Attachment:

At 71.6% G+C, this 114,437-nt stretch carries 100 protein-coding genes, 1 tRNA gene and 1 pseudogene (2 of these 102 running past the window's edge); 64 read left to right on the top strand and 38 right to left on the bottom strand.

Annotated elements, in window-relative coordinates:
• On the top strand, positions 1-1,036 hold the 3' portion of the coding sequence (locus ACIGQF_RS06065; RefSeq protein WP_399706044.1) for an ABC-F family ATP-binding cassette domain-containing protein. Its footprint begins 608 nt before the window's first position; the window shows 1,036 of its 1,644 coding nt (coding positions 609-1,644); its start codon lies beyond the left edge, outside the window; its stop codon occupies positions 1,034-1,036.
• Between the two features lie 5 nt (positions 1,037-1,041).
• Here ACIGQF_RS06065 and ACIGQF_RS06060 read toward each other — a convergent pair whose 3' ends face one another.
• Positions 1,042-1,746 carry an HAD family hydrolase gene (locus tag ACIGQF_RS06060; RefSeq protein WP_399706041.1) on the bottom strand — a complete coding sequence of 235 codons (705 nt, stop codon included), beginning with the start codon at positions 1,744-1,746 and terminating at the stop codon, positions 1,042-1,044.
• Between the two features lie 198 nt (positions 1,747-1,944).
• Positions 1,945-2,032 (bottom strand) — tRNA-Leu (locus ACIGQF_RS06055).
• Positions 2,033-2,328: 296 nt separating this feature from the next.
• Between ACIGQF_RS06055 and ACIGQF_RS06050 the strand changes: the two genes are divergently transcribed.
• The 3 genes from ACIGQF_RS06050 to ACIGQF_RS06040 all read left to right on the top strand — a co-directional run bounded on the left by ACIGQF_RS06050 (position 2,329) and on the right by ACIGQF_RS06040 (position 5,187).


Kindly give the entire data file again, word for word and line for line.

At 71.6% G+C, this 114,437-nt stretch carries 100 protein-coding genes, 1 tRNA gene and 1 pseudogene (2 of these 102 running past the window's edge); 64 read left to right on the top strand and 38 right to left on the bottom strand.

Annotated elements, in window-relative coordinates:
• On the top strand, positions 1-1,036 hold the 3' portion of the coding sequence (locus ACIGQF_RS06065; RefSeq protein WP_399706044.1) for an ABC-F family ATP-binding cassette domain-containing protein. Its footprint begins 608 nt before the window's first position; the window shows 1,036 of its 1,644 coding nt (coding positions 609-1,644); its start codon lies beyond the left edge, outside the window; its stop codon occupies positions 1,034-1,036.
• Between the two features lie 5 nt (positions 1,037-1,041).
• Here ACIGQF_RS06065 and ACIGQF_RS06060 read toward each other — a convergent pair whose 3' ends face one another.
• Positions 1,042-1,746 carry an HAD family hydrolase gene (locus tag ACIGQF_RS06060; RefSeq protein WP_399706041.1) on the bottom strand — a complete coding sequence of 235 codons (705 nt, stop codon included), beginning with the start codon at positions 1,744-1,746 and terminating at the stop codon, positions 1,042-1,044.
• Between the two features lie 198 nt (positions 1,747-1,944).
• Positions 1,945-2,032 (bottom strand) — tRNA-Leu (locus ACIGQF_RS06055).
• Positions 2,033-2,328: 296 nt separating this feature from the next.
• Between ACIGQF_RS06055 and ACIGQF_RS06050 the strand changes: the two genes are divergently transcribed.
• The 3 genes from ACIGQF_RS06050 to ACIGQF_RS06040 all read left to right on the top strand — a co-directional run bounded on the left by ACIGQF_RS06050 (position 2,329) and on the right by ACIGQF_RS06040 (position 5,187).